Dave Stieb is the clubs ALL-Time Leader in Wins (175-134 .566) and was 2nd in the Major Leagues in wins to Jack Morris for the decade of the 80’s 140-109 .562. He threw a no-hitter in Sept of 1990 after losing a no-hitter in consecutive games with 2 outs in the 9th during the 1988 year.

1978 and 1979 were not much better for the young club as they posted their 2nd and 3rd straight 100 loss seasons.  This prompted for the clubs 1st Manager (Roy Hartsfield) to be shown the door.  1978 saw the debut of 1B Willie Upshaw.  The team also traded for John Mayberry SR, who went onto hit 22 HRs to lead the team.  The Jays also re-acquired Rico Carty from the Indians.  The previous year, they had traded him for Rick Cerone.  Carty hit 20 HRs that year and would end up playing with the franchise 4 different times. In 1977, the team selected Jesse Barfield in the 9th round of the Amateur Draft  In 1978 the team drafted Lloyd Moseby with the 2nd overall pick, and they drafted Dave Stieb in the 5th round.  1979 was a poor draft year for the Blue Jays, but 21 Year Old Dave Stieb would prove to the be steal of the 1978 draft class.  Stieb made it all the way to the Majors in 1979 and posted the 1st .500 record as a Blue Jays starter going 8-8.  The team also had their 1st hardware when Alfredo Griffin won the Rookie of the Year Award.

In 1980 and 1981, the club was led by Bobby Mattick and finished 7th out of 7th teams both years and for the fifth time consecutively in as many seasons.  Dave Stieb and Jim Clancy were becoming innings eaters and showing great signs of progressing.  John Mayberry Sr. hit 30 HRS for the 1980 club.  Lloyd Moseby also made his debut in 1980.  In a strike shortened 1981 year, the Jays finished 11th of 14 AL teams for attendance and the club finished under .500 for the 5th straight year.   Before the 1982 season, Bobby Mattick was let go in favor of Bobby Cox George Bell (who was a rule 5 Draft Steal from Gillick) made his debut, along with Jesse Barfield and Ernie Whitt.  Gillick continued his tough luck drafting in 1980 and 1981, by only ever seeing the ‘Late’ John Cerutti (RIP) make the Majors with a fruitful career.  The teams offense was the main culprit for all of the losing.  Only John Mayberry Sr was cutting the slack.

In 1982, with Bobby Cox at the helm, the team started to resemble a contender, even though the fans still did not come back from the 1981 strike. A 78-84 season was met with optimism by the emergence of 2B Damaso Garcia hitting a team best .310 and winning the Silver Slugger for American League Shortstops.  Willie Upshaw knocked 21 HRs and drove in 75 RBI and Jesse Barfield hit 18 HRs as a rookie.   Dave Stieb went 17-14 and led the league in Complete Games, Innings Pitched and Shutouts.  Jim Clancy added a 16-14 year.  The team also had traded for veteran 3B Rance Mulliniks. 1982 also saw the team make up for bad years of drafting by selecting Jimmy Key, David Wells, Pat Borders and future nemesis (Mike Henneman.)  The team actually finished 6th and out of the AL East basement.

1983 provided the club with its first winning season, as it would lead to 11 straight winning years from 1983-1993.  The team finished 88-74 in the tough AL East.  This was good for only 4th.  On the bright side was that attendance was back in the top half of the league (7th) and neared 2 Million.  The offense started to really show with 9 players with 10 HRs or more, including Willie Upshaw smacking 27 HRs and driving in 103 RBI (The teams 1st 100 RBI guy.)  Lloyd Moseby also finished 6th in AL BA with a .315 clip.  Joining him above .300 were Damaso Garcia (.307) and Willie Upshaw (.306). Dave Stieb went 17-12 and Jim Clancy helped out with a 15-11 campaign.  Pat Gillick had traded for Veteran DH Cliff Johnson who also contributed 22 Round Trippers.  The 1983 Draft only yielded Glenallen Hill to show for it, but he Jays were already stocked with plenty of young talent.  Ernie Whitt also was one of the better hitting catchers in the American League.  Tony Fernandez also made his debut in 1983.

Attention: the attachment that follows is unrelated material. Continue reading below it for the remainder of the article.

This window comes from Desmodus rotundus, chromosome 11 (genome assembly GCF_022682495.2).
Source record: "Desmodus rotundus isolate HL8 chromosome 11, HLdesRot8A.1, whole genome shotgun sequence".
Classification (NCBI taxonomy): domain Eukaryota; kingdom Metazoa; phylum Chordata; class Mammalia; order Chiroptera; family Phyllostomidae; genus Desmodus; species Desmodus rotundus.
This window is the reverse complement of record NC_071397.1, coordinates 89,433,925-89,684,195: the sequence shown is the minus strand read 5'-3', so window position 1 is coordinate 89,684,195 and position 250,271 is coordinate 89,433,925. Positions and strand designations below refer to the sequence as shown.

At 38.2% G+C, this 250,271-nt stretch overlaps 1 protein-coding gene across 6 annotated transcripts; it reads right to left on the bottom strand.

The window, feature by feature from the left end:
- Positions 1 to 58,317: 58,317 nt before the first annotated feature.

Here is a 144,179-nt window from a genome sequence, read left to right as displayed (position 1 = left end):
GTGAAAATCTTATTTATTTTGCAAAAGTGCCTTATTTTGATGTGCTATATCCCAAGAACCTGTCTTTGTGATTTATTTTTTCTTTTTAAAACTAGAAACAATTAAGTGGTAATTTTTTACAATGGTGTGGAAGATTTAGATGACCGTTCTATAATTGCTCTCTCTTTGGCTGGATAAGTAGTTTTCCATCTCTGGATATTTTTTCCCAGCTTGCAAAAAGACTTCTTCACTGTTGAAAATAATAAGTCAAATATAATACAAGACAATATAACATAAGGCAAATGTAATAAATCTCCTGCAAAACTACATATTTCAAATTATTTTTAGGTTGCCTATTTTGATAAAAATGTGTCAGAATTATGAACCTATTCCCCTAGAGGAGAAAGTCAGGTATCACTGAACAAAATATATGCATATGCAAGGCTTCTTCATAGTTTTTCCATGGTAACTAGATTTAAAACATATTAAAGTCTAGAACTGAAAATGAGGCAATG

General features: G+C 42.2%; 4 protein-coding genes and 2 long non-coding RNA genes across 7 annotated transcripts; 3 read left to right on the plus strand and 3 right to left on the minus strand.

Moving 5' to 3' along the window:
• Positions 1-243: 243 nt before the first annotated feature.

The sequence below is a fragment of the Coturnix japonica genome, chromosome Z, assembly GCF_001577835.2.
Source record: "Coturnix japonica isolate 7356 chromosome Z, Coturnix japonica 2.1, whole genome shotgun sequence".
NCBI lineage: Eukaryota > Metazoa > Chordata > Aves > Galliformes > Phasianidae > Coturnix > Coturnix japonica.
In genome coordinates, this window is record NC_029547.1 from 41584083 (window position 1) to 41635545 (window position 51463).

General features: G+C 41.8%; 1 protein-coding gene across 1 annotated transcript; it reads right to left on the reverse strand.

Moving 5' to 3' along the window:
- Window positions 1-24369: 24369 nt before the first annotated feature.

The Rise to AL East Contender Time 1984-1988

George Bell was the 1987 AL MVP with 47 HRs and 134 RBI, yet not even he could control the Blue Jays losing their last 7 games and dropping the Pennant to Detroit. The slugger barely held off Alan Trammell for the AL MVP too. Bell left the team as the ALL-Team leader in HRs and RBI in 1991.

There was no way any other team was going to catch the Tigers in 1984 after their historical 35-5 start.  The Jays finished 89-73 and in 2nd place by plenty.  Doyle Alexander led the Jays and the AL in win pctg with a 17-6 season (.739), while Dave Stieb went 16-8.  The year saw Jimmy Key and Kelly Gruber make their Jays debuts.  The team didn’t have a great draft that year but Catcher Greg Myers did end up playing over 1100 games in the Majors.  George Bell also broke out with a 26 HR year.  The team cracked over the 2.0 Million Fan Barrier and finished 4th in AL Attendance.

1985 was a different story altogether in the AL East.  Featuring a deep cast of players in all facets of the game, the Toronto Blue Jays clinched the AL East Pennant over the Yankees by going 99-62.  Not only that, they finished 2nd in American League Attendance.  Jimmy Key joined the rotation and put up a 14-6 year.  Doyle Alexander, Jim Clancy and Dave Stieb rounded out the impressive 4 starters.  Stieb would lead the American League with a 2.48 ERA.  Bell, Moseby and Barfield all had solid years, while Tony Fernandez and Damaso Garcia were challenging Lou Whitaker and Alan Trammel for best double-play combination in the Majors.  The  bullpen was awesome as well.  Dennis Lamp went 11-0, Jim Acker went 7-2 and was part of a trio of closers that held down 47 saves.  Tom Henke would emerge the best closer by the end of the year. 1985 saw the team draft Jim Abbott and Jeff Musselman.